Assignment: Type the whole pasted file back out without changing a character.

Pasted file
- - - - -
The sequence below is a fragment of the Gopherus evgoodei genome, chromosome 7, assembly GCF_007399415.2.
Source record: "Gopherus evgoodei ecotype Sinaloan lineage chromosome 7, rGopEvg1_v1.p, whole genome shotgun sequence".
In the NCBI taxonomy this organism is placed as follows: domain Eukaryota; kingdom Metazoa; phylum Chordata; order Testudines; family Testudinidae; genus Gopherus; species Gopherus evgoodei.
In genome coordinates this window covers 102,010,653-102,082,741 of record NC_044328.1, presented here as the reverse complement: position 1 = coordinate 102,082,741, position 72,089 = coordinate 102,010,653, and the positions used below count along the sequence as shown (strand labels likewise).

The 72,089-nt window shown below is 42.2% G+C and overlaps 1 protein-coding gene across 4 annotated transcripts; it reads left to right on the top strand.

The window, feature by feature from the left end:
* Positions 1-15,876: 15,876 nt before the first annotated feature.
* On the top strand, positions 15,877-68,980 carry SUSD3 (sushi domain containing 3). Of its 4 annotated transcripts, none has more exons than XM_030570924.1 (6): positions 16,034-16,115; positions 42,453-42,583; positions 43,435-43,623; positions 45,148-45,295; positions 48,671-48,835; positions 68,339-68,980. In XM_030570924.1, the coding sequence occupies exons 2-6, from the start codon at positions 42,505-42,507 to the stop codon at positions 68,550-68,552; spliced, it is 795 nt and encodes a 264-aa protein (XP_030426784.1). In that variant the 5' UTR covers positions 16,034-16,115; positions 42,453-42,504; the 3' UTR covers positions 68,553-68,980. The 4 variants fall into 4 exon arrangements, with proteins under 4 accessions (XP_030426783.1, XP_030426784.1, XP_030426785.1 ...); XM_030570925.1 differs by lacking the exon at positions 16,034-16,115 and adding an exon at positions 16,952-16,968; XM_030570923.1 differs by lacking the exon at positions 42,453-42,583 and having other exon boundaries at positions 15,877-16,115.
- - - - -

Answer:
The sequence below is a fragment of the Gopherus evgoodei genome, chromosome 7, assembly GCF_007399415.2.
Source record: "Gopherus evgoodei ecotype Sinaloan lineage chromosome 7, rGopEvg1_v1.p, whole genome shotgun sequence".
In the NCBI taxonomy this organism is placed as follows: domain Eukaryota; kingdom Metazoa; phylum Chordata; order Testudines; family Testudinidae; genus Gopherus; species Gopherus evgoodei.
In genome coordinates this window covers 102,010,653-102,082,741 of record NC_044328.1, presented here as the reverse complement: position 1 = coordinate 102,082,741, position 72,089 = coordinate 102,010,653, and the positions used below count along the sequence as shown (strand labels likewise).

The 72,089-nt window shown below is 42.2% G+C and overlaps 1 protein-coding gene across 4 annotated transcripts; it reads left to right on the top strand.

The window, feature by feature from the left end:
* Positions 1-15,876: 15,876 nt before the first annotated feature.
* On the top strand, positions 15,877-68,980 carry SUSD3 (sushi domain containing 3). Of its 4 annotated transcripts, none has more exons than XM_030570924.1 (6): positions 16,034-16,115; positions 42,453-42,583; positions 43,435-43,623; positions 45,148-45,295; positions 48,671-48,835; positions 68,339-68,980. In XM_030570924.1, the coding sequence occupies exons 2-6, from the start codon at positions 42,505-42,507 to the stop codon at positions 68,550-68,552; spliced, it is 795 nt and encodes a 264-aa protein (XP_030426784.1). In that variant the 5' UTR covers positions 16,034-16,115; positions 42,453-42,504; the 3' UTR covers positions 68,553-68,980. The 4 variants fall into 4 exon arrangements, with proteins under 4 accessions (XP_030426783.1, XP_030426784.1, XP_030426785.1 ...); XM_030570925.1 differs by lacking the exon at positions 16,034-16,115 and adding an exon at positions 16,952-16,968; XM_030570923.1 differs by lacking the exon at positions 42,453-42,583 and having other exon boundaries at positions 15,877-16,115.